Published on: 04-Apr-2020
The world’s energy demands are rising and the search for better power efficiency is spurring new interest in gallium nitride as a successor to silicon semiconductors. Singapore should take advantage of this trend.
SAT, APR 04, 2020
MARISSA LEE firstname.lastname@example.org @MarissaLeeBT
IF cities today are truly high-tech, why can't we drive electric cars up to Kuala Lumpur on a single charge? Why are we tethered by a cable to a wall socket each time our smartphones run out of juice? Why is information wireless, but not power? The problem, some say, lies with silicon, the raw material of modern power electronics. It's difficult to eke out further efficiency gains from silicon-based power systems, analysts say, because silicon is close to reaching the physical limits of Moore's Law.
In the semiconductor industry, Moore's Law guides innovation cycles. It refers to the expectation that a chip's computing power should double every 2.5 years or so. Advancements in silicon computer chips have kept pace with this rule for the last 55 years, but cost is also a limitation, and it's now more technically difficult to double the number of transistors on a given silicon chip or make its glass-like wafer any thinner.
To keep up with Moore's Law, many traditional silicon power semiconductor companies have been actively developing new materials. One of these materials is gallium nitride, or GaN, a compound semiconductor formed by combining gallium and nitrogen into crystals.
Ng Geok Ing, a professor at Nanyang Technological University (NTU) who conducts GaN research, says: "GaN is poised to revolutionise the semiconductor electronics industry. This is due to its attractive and unique material properties that make it well-suited for high-power, high-efficiency and high-temperature electronics applications."
GaN is more expensive than silicon, which is the most abundant element on earth after oxygen. But GaN more than makes up for this by reducing costs on a system level by up to 20 per cent, says Jim Witham, chief executive of GaN Systems, a Canadian maker of GaN power semiconductors.
Because GaN loses less energy as heat than silicon during power conversion, has higher switching frequencies and can operate at higher maximum temperatures than silicon, it allows engineers to build smaller, faster, more reliable devices without the need for fans or liquid cooling.
"So people can have better performance and lower costs, which is kind of unusual," Mr Witham explains, adding: "Sonnen, the German solar energy storage system company, said they saved 8 per cent on their bill of materials cost by using my parts. They increased their efficiency 4 per cent, so it's 4 per cent more revenue that they can sell out of their energy storage system. So, overall, a 12 per cent swing just by using my parts."
More customers are now exploring the use of GaN for battery charging, 5G telecommunications and automotive applications, says Paul Wiener, GaN Systems' vice president of strategic marketing: "It's forcing everybody to think about how they're going to use GaN in their next designs.
"In the power world, the fundamental building block when you design any one of these things is the power transistor (a switch that governs the flow of electrical current, physically larger than a normal transistor). So you need to have that in your portfolio. Every semiconductor company now needs to have a GaN strategy. It's at that maturity point now and we see that happening."
According to market research firm Yole, sales of GaN power transistors and semiconductors are expected to grow at a compound annual growth rate of 86 per cent between 2018 to 2025, to reach more than US$700 million in 2025.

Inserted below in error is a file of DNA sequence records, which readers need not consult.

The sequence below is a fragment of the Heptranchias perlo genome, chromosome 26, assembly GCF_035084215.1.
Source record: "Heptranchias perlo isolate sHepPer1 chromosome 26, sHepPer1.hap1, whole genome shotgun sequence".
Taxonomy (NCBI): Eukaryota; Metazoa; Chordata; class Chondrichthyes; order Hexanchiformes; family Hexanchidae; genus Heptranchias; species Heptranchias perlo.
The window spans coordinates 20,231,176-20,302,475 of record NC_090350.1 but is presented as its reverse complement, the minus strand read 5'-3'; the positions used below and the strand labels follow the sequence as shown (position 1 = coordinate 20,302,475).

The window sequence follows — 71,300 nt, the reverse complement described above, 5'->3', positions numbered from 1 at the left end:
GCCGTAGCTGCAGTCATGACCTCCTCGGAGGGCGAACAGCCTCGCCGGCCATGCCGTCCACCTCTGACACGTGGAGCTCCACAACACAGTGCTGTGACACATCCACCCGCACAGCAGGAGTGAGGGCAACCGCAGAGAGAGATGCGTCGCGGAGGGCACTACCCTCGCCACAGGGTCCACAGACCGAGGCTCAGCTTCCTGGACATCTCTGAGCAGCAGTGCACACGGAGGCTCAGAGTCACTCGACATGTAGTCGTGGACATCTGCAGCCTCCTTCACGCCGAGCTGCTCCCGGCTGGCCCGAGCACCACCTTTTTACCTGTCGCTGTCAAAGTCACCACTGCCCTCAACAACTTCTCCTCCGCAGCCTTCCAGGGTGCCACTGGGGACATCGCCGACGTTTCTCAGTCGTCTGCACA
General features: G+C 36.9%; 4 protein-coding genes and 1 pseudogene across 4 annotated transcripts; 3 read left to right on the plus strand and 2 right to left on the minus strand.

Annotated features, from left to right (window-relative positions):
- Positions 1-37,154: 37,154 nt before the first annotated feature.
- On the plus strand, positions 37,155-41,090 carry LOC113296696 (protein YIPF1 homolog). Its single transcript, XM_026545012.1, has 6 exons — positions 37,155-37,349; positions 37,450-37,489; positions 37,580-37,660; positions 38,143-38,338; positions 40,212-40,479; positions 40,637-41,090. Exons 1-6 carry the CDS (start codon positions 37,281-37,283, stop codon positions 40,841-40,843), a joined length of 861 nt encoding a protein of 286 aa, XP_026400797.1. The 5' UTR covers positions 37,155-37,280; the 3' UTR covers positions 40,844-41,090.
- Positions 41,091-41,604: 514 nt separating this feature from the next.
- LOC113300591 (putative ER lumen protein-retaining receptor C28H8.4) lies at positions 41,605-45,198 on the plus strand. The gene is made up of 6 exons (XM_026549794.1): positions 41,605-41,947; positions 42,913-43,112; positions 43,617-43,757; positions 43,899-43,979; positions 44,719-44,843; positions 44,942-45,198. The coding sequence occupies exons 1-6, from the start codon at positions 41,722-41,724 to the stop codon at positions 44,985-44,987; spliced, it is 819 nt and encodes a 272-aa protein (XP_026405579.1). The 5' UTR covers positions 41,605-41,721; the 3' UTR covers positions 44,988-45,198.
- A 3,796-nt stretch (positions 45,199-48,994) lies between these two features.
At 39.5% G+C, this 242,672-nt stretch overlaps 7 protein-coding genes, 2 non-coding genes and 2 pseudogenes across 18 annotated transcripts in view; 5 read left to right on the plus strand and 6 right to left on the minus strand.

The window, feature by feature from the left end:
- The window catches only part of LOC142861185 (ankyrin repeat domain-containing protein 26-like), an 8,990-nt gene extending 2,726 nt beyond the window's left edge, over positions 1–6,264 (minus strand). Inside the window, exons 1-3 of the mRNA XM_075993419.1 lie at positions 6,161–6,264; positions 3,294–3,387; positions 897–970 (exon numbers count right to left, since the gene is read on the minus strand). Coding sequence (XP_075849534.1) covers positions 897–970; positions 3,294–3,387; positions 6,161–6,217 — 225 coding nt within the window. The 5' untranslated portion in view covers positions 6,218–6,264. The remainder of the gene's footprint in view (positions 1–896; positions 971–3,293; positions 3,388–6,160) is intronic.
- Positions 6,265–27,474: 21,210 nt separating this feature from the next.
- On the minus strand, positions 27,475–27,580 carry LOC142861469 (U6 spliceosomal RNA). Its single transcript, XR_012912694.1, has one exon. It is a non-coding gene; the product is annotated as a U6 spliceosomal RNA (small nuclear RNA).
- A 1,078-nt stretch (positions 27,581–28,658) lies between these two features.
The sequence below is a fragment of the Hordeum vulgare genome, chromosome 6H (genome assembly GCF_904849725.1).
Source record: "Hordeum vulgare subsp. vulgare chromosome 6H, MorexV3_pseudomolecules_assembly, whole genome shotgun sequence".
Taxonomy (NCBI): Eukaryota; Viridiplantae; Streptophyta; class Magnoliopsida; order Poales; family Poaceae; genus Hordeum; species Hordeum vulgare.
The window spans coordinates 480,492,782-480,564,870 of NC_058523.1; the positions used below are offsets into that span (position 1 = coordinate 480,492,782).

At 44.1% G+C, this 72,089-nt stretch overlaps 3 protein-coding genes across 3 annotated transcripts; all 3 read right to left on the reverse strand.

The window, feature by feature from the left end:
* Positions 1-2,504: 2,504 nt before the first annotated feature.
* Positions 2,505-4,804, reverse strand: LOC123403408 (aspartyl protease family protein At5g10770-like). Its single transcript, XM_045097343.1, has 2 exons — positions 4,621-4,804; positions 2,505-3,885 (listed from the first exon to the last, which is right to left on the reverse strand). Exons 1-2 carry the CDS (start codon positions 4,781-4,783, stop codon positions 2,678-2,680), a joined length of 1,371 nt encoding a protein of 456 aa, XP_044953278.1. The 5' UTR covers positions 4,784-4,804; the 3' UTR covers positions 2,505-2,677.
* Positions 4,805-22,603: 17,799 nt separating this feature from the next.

The catch is that it's not easy to grow GaN crystals on silicon wafers, which is what you want to do if the so-called GaN-on-silicon chips are to be compatible with existing processing lines in standard silicon chip factories.
In fact, very few firms in the world can do it. Singapore's IGSS GaN, or IGaN, is one of the few that can, says Raj Kumar, the startup's chief executive: "Apart from TSMC (Taiwan Semiconductor Manufacturing Company), no other proven foundry has the know-how to build GaN-on-Si epiwafers."
IGaN's proprietary GaN-on-silicon growth recipe is the result of hundreds of millions of dollars of research by various groups in Singapore over a period of 14 years, he points out.
IGaN then spent another six years perfecting the technology it had licensed from the Agency for Science, Technology and Research, before finally bringing it to market last year.
Mr Kumar expects initial production revenue to start rolling in by the end of this year, and accelerate in 2021 and 2020: "The world has spent 20 years or more on GaN-on-silicon and today the traction is beginning to happen. We have more and more players asking to sample our wafers."
Some of IGaN's customers are multi-billion dollar entities, though most are startups. One of them makes quantum sensors that require GaN to be more sensitive.
IGaN is the only firm in Singapore on the GaN train right now, but Prof Ng hopes there will be more: "Singapore's semiconductor industry already has the needed infrastructure, supply chains, and know-how to make GaN technology more affordable in a large manufacturing scale. This is essential to enable high-volume low-cost GaN technology for the mass market."
Singapore's goal to achieve net zero greenhouse gas emissions will also be expedited by GaN's usefulness in clean energy and cutting energy expenses at data centres, one of the biggest big carbon emitters here.
Prof Ng adds: "It is essential that we put in the resources and efforts to enable this technology which can help to fight climate change, besides economic benefits."
Singapore no longer has any local semiconductor giants, and it's difficult for any company built tomorrow to become a leader in mainstream semiconductor technologies.
Mr Kumar says: "If you want to chase Moore's Law, that's going to cost you US$10 billion to put up a state-of-the-art (silicon) wafer fab. It would be too much effort."
Only the big foundries like TSMC and Samsung or state-led firms can afford to play on this bleeding edge.